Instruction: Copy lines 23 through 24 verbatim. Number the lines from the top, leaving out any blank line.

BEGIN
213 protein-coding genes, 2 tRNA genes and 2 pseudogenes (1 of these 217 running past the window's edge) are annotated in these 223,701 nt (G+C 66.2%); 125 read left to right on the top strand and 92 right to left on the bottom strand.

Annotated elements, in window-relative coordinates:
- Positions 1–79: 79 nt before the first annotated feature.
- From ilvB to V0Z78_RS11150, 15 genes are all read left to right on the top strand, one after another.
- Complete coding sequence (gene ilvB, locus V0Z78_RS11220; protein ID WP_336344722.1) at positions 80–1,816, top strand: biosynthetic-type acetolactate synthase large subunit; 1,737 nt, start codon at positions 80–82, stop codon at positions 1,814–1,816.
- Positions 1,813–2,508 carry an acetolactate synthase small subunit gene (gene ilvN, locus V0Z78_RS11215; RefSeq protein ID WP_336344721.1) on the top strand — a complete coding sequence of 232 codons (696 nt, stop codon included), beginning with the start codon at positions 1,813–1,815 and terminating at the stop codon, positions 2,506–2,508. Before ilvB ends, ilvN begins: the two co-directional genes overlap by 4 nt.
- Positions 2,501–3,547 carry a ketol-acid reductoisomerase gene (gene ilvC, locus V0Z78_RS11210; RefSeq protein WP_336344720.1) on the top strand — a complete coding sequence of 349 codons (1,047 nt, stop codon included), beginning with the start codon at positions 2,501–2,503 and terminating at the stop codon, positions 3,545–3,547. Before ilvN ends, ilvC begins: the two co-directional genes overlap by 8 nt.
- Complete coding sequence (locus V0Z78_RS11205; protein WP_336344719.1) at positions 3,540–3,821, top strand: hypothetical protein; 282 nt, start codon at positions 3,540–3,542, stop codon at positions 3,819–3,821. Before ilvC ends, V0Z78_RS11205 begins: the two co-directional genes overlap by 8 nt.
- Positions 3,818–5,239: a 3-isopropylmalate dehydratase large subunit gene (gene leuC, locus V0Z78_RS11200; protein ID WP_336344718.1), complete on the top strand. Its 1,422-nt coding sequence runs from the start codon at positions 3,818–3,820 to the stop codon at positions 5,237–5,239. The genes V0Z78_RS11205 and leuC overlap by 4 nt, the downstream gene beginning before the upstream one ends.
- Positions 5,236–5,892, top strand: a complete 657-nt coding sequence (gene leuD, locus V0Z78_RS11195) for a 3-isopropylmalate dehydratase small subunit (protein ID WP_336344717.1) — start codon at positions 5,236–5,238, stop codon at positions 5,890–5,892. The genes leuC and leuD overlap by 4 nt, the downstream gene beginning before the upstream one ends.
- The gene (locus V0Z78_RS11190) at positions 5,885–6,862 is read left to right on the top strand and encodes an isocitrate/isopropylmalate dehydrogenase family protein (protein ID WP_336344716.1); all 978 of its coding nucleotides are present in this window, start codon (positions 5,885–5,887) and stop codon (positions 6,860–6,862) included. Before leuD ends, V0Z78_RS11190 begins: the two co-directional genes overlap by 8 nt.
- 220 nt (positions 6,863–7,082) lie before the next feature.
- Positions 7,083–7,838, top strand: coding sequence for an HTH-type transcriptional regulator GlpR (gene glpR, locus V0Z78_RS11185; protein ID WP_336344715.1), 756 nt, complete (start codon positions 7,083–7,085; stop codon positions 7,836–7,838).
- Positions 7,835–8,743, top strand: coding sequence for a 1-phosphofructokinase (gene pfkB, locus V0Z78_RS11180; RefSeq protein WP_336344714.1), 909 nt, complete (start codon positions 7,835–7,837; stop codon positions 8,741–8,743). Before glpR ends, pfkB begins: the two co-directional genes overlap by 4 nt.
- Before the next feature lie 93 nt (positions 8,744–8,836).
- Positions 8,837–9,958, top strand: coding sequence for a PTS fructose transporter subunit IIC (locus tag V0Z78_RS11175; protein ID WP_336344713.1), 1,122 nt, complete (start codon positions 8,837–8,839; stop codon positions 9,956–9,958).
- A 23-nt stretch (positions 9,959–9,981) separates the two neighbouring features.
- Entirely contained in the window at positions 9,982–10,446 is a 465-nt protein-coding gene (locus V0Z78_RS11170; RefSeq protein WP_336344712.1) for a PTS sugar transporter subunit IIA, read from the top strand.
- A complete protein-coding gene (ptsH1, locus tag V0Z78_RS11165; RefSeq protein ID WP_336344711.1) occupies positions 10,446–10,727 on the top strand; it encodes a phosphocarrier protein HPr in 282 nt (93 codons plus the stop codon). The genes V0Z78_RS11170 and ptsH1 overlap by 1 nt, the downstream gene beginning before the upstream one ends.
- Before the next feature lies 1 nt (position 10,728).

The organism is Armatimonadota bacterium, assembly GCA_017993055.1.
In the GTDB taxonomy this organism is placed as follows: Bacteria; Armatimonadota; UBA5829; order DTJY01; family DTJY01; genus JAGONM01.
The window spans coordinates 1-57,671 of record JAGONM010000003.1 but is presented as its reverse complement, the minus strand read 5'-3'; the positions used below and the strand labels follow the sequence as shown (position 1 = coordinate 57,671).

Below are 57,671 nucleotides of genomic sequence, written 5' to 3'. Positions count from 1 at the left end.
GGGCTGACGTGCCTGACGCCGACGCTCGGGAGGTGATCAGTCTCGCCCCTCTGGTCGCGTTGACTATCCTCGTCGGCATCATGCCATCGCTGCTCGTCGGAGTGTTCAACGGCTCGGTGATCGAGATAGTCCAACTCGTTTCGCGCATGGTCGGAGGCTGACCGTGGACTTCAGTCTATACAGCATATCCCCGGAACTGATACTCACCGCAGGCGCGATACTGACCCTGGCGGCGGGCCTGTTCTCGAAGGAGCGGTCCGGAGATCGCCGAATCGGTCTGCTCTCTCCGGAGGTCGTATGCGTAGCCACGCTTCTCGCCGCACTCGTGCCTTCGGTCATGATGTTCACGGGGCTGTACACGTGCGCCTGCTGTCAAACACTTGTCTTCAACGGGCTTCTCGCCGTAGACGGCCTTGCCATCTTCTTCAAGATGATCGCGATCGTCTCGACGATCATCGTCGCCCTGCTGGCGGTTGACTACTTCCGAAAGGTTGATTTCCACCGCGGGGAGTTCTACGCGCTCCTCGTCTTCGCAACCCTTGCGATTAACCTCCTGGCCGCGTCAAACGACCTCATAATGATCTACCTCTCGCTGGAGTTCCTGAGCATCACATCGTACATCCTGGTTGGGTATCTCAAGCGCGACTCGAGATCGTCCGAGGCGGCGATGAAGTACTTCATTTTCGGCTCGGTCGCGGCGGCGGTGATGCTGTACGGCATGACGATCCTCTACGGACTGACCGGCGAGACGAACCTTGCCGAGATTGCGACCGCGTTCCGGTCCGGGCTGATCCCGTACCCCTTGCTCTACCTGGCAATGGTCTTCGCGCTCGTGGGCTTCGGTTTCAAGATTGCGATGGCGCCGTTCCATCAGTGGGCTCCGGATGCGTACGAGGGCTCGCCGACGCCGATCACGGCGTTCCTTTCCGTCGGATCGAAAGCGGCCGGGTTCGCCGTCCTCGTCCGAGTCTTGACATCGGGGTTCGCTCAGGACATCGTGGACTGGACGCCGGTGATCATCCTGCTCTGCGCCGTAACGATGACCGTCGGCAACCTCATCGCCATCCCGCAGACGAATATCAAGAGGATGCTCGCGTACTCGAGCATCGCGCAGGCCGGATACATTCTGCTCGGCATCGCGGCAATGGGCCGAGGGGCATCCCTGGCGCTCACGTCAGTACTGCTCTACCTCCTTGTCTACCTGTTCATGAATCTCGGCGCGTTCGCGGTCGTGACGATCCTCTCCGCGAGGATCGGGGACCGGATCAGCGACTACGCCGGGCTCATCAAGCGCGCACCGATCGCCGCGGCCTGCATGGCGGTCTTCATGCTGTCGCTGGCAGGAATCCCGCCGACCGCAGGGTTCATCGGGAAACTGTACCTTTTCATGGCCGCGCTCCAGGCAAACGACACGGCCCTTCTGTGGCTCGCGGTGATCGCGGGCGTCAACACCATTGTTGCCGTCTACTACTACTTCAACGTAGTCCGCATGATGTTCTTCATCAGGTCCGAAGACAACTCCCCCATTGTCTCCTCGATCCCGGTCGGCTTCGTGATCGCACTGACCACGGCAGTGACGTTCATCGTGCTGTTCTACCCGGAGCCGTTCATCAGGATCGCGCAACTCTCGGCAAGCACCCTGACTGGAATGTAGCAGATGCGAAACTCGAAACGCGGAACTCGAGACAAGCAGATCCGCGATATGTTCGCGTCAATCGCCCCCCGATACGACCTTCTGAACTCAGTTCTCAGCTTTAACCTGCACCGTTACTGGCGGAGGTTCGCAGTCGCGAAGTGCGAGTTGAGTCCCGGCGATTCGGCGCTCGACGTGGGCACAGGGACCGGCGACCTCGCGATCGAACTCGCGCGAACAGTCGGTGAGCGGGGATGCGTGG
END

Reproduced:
The window spans coordinates 1-57,671 of record JAGONM010000003.1 but is presented as its reverse complement, the minus strand read 5'-3'; the positions used below and the strand labels follow the sequence as shown (position 1 = coordinate 57,671).

Below are 57,671 nucleotides of genomic sequence, written 5' to 3'. Positions count from 1 at the left end.